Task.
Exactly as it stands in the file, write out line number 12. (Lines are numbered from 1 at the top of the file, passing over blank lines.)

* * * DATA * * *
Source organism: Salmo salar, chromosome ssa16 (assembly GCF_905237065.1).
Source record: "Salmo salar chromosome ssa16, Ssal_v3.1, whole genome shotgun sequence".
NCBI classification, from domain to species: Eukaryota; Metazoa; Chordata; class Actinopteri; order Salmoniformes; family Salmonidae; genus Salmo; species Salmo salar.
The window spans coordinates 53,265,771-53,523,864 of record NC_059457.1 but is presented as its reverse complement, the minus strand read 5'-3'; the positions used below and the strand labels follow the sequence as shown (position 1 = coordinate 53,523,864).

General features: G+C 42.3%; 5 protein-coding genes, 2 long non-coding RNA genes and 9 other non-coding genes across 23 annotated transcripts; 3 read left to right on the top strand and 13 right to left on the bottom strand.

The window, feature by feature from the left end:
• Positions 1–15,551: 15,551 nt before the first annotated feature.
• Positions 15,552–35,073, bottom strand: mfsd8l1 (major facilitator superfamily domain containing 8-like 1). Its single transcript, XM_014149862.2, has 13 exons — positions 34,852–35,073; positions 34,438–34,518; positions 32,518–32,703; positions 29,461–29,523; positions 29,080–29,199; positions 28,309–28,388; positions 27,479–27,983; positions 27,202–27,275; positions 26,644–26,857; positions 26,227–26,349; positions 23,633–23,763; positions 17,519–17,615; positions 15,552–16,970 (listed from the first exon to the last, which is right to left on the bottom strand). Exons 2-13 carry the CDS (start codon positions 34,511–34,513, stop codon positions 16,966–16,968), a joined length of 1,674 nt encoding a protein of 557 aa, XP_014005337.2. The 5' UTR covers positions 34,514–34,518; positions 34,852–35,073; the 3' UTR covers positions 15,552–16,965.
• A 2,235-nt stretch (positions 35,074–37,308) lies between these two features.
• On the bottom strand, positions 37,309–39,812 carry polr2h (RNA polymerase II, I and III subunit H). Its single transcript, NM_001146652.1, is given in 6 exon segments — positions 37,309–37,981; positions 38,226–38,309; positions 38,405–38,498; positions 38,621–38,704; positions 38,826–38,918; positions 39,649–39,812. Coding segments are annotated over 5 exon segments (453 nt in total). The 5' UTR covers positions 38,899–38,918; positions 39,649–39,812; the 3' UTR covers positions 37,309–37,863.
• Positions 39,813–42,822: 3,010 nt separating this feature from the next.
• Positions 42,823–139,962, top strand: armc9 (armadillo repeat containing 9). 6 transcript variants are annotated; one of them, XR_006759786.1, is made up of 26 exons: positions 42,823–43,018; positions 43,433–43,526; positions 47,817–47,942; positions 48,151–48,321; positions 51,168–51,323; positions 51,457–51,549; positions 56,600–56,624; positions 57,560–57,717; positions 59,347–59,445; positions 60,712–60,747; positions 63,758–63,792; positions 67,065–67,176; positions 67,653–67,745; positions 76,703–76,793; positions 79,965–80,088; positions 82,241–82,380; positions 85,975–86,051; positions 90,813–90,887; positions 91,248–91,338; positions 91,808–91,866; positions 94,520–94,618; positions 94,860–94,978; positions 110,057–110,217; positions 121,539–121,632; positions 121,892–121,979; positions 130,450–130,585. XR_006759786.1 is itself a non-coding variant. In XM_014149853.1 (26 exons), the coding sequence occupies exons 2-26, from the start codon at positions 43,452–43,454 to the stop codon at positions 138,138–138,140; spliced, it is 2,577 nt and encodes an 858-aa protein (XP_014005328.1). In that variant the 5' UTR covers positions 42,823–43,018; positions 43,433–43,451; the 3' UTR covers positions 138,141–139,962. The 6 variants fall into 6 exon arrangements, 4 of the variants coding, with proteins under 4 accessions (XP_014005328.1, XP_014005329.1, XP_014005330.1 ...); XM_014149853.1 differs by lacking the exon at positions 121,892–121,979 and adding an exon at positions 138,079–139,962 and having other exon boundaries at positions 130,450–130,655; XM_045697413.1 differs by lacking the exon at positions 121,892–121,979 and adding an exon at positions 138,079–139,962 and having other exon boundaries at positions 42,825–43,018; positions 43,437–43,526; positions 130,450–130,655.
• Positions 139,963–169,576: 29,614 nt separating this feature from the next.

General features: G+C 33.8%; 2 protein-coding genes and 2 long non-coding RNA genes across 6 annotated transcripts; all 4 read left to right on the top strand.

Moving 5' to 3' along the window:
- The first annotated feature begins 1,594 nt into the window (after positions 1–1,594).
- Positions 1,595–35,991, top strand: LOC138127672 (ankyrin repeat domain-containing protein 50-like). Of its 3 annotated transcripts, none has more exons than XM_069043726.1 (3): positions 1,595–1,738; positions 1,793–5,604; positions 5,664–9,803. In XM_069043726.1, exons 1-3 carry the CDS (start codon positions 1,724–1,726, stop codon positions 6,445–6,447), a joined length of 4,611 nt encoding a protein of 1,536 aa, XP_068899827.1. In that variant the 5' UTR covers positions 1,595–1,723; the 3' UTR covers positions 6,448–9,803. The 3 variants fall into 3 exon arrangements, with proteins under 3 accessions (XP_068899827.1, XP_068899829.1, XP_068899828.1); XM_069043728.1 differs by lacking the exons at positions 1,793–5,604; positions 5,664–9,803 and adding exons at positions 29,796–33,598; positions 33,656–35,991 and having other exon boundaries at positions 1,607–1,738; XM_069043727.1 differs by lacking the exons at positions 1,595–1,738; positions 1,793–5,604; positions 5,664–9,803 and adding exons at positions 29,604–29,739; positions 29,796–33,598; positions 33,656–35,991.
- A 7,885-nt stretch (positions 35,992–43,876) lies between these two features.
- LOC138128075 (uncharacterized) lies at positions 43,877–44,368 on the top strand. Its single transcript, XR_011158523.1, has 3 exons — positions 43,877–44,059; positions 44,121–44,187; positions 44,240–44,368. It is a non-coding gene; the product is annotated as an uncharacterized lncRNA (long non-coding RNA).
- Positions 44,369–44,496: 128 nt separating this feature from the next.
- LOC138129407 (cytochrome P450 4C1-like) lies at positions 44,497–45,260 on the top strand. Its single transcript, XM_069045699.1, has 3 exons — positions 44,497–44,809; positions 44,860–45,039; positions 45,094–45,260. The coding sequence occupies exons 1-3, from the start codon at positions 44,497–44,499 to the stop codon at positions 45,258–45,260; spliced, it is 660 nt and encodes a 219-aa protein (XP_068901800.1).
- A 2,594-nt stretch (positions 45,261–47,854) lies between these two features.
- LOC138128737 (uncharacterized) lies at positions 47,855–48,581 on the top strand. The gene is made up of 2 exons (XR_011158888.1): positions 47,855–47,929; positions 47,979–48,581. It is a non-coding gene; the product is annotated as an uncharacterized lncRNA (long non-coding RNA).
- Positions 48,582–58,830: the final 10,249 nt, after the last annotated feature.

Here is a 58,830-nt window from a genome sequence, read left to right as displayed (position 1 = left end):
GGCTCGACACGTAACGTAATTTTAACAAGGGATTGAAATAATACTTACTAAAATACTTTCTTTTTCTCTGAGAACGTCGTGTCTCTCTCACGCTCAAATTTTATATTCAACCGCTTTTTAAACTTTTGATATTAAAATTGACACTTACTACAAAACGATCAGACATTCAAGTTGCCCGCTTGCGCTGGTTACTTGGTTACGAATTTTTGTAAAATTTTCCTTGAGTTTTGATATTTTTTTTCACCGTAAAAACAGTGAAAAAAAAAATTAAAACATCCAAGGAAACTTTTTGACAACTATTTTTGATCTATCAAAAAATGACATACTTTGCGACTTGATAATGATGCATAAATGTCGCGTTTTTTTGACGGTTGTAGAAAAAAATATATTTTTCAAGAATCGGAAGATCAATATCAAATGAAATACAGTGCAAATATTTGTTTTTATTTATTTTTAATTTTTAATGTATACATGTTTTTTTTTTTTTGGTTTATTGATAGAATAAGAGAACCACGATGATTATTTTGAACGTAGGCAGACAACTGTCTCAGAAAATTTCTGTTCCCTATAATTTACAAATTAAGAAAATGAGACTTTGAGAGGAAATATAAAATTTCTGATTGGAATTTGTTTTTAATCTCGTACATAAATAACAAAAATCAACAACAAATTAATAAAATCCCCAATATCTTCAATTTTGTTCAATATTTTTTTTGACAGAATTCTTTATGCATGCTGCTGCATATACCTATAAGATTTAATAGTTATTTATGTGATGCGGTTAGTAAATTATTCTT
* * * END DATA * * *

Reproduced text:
• Positions 42,823–139,962, top strand: armc9 (armadillo repeat containing 9). 6 transcript variants are annotated; one of them, XR_006759786.1, is made up of 26 exons: positions 42,823–43,018; positions 43,433–43,526; positions 47,817–47,942; positions 48,151–48,321; positions 51,168–51,323; positions 51,457–51,549; positions 56,600–56,624; positions 57,560–57,717; positions 59,347–59,445; positions 60,712–60,747; positions 63,758–63,792; positions 67,065–67,176; positions 67,653–67,745; positions 76,703–76,793; positions 79,965–80,088; positions 82,241–82,380; positions 85,975–86,051; positions 90,813–90,887; positions 91,248–91,338; positions 91,808–91,866; positions 94,520–94,618; positions 94,860–94,978; positions 110,057–110,217; positions 121,539–121,632; positions 121,892–121,979; positions 130,450–130,585. XR_006759786.1 is itself a non-coding variant. In XM_014149853.1 (26 exons), the coding sequence occupies exons 2-26, from the start codon at positions 43,452–43,454 to the stop codon at positions 138,138–138,140; spliced, it is 2,577 nt and encodes an 858-aa protein (XP_014005328.1). In that variant the 5' UTR covers positions 42,823–43,018; positions 43,433–43,451; the 3' UTR covers positions 138,141–139,962. The 6 variants fall into 6 exon arrangements, 4 of the variants coding, with proteins under 4 accessions (XP_014005328.1, XP_014005329.1, XP_014005330.1 ...); XM_014149853.1 differs by lacking the exon at positions 121,892–121,979 and adding an exon at positions 138,079–139,962 and having other exon boundaries at positions 130,450–130,655; XM_045697413.1 differs by lacking the exon at positions 121,892–121,979 and adding an exon at positions 138,079–139,962 and having other exon boundaries at positions 42,825–43,018; positions 43,437–43,526; positions 130,450–130,655.